Transfer your DVDs, Blu-rays to the cloud

(Eky Studio / shutterstock.com)

(Eky Studio / shutterstock.com)

Relaxnews

, Last Updated: 11:37 AM ET

LG, Samsung, Toshiba, Sony, Vizio, Panasonic and Philips are pledging increased support for a virtual film library system that enables users to transfer their physical DVDs and Blu-ray titles to the cloud.

Announced during this week's CES trade show in Las Vegas, the manufacturers will each bundle 10 free UltraViolet film titles with their latest smart TVs, while their latest Blu-ray players will each come with five free titles. Supported by a number of Hollywood studios, including Warner Brothers and Sony, UltraViolet is seen by many as the best way to move cinephiles with extensive physical movie collections into the digital age while simultaneously reducing the risk of movie piracy.

Getting cinephiles to embrace the cloud

When existing audiophiles, locked into their CD formats, were asked to join the digital music revolution, there was a clear, simple path to take. Simply insert a CD into the computer's optical drive, open iTunes and rip a digital copy.

However, for cinephiles the same move is not so easy. There's no 'legal' video version of iTunes and as PC manufacturers start to abandon optical drives altogether -- the latest Apple iMacs and MacBooks have already done away with them -- a TV connected to a DVD or Blu-ray player is increasingly the only way they can access and enjoy their content.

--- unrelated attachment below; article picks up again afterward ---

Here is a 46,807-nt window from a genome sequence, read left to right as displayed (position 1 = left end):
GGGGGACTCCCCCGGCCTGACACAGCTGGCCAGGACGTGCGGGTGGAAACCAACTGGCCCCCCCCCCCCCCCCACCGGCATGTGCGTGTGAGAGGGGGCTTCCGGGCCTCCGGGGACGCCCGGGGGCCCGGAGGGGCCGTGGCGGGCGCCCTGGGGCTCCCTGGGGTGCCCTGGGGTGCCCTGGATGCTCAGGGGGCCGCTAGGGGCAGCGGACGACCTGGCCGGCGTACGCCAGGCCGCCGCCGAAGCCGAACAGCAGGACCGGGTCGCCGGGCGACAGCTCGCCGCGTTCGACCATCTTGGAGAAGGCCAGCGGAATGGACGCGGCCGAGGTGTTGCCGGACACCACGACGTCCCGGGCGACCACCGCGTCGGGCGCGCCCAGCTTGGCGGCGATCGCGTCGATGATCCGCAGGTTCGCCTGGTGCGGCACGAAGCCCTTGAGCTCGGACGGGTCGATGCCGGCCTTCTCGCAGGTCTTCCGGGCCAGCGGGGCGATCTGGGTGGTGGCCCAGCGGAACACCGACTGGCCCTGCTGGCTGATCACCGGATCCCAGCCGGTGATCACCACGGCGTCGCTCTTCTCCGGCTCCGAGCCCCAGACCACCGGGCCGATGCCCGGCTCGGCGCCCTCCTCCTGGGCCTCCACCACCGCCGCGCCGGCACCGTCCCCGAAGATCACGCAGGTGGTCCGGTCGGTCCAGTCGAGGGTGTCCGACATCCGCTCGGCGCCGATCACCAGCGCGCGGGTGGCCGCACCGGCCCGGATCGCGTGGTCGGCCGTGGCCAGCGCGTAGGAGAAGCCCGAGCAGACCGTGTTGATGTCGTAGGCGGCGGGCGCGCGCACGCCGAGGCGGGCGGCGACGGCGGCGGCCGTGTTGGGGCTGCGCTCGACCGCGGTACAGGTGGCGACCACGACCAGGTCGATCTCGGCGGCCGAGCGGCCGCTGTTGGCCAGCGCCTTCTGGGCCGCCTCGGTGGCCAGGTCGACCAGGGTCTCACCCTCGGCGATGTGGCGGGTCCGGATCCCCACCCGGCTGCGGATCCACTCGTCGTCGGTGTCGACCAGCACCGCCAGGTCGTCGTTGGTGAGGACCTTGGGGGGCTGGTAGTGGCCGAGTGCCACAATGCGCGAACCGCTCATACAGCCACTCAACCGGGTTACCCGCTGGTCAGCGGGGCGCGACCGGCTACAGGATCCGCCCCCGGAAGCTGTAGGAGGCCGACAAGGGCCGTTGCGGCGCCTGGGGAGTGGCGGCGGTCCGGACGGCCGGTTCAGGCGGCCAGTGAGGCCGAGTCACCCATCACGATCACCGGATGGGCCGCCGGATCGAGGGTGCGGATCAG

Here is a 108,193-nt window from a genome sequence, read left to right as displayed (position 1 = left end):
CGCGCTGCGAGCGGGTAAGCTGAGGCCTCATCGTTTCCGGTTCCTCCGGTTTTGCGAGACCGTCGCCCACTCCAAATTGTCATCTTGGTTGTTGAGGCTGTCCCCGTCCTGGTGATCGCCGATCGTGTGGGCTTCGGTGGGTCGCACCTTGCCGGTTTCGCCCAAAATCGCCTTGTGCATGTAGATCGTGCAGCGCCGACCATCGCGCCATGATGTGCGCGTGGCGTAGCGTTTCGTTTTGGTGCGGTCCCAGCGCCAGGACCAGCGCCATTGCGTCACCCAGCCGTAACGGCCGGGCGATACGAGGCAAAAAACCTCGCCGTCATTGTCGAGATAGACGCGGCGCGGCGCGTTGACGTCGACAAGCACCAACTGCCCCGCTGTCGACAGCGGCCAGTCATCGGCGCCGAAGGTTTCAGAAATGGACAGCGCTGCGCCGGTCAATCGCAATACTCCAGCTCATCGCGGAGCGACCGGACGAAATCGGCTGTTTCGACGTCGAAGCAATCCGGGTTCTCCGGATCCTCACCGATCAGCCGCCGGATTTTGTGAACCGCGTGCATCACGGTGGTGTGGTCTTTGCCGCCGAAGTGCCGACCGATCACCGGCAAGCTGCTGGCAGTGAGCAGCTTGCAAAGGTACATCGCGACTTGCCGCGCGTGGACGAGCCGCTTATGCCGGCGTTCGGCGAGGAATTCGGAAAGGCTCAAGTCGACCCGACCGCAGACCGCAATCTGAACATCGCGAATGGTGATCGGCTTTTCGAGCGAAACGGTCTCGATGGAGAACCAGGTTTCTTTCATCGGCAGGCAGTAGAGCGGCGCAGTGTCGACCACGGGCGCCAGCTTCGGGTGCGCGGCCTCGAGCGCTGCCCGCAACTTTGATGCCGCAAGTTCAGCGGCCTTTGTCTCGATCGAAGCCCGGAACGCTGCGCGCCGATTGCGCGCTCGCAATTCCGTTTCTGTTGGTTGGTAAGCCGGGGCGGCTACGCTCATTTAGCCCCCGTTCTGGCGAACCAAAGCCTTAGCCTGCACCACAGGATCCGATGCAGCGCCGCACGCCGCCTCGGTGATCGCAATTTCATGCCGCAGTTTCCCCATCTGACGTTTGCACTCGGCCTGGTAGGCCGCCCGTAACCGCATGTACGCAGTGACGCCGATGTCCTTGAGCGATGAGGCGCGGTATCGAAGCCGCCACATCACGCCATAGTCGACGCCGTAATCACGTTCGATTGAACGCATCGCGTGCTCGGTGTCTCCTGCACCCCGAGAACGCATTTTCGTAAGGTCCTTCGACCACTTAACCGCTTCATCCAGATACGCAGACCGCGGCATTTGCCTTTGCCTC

For consumers just starting to build a film library, services like Netflix and Amazon Prime are perfect, but for those with an existing library, the idea of having to re-buy all of their films as digital files is a huge hurdle to adoption.

UltraViolet aims to overcome that obstacle by allowing users to create a virtual list in the cloud of their pre-bought films (think of it as a cinematic equivalent of iTunes Match or Google Music), which they can access on and even download to any internet-connected device. Films can also be bought in a digital format and moved to the system, and most high-profile new DVD and Blu-ray releases, such as "The Dark Knight Rises," are UltraViolet compatible immediately. Simply buy the disc and enter the serial number in the UltraViolet account and a digital copy automatically appears.

Already available in the US and UK, the UltraViolet service intends to expand into Australia, France, Germany, Ireland and New Zealand in 2013, and bundling compatible films with new consumer technology could be the best way to give it a firm foothold in new territories.


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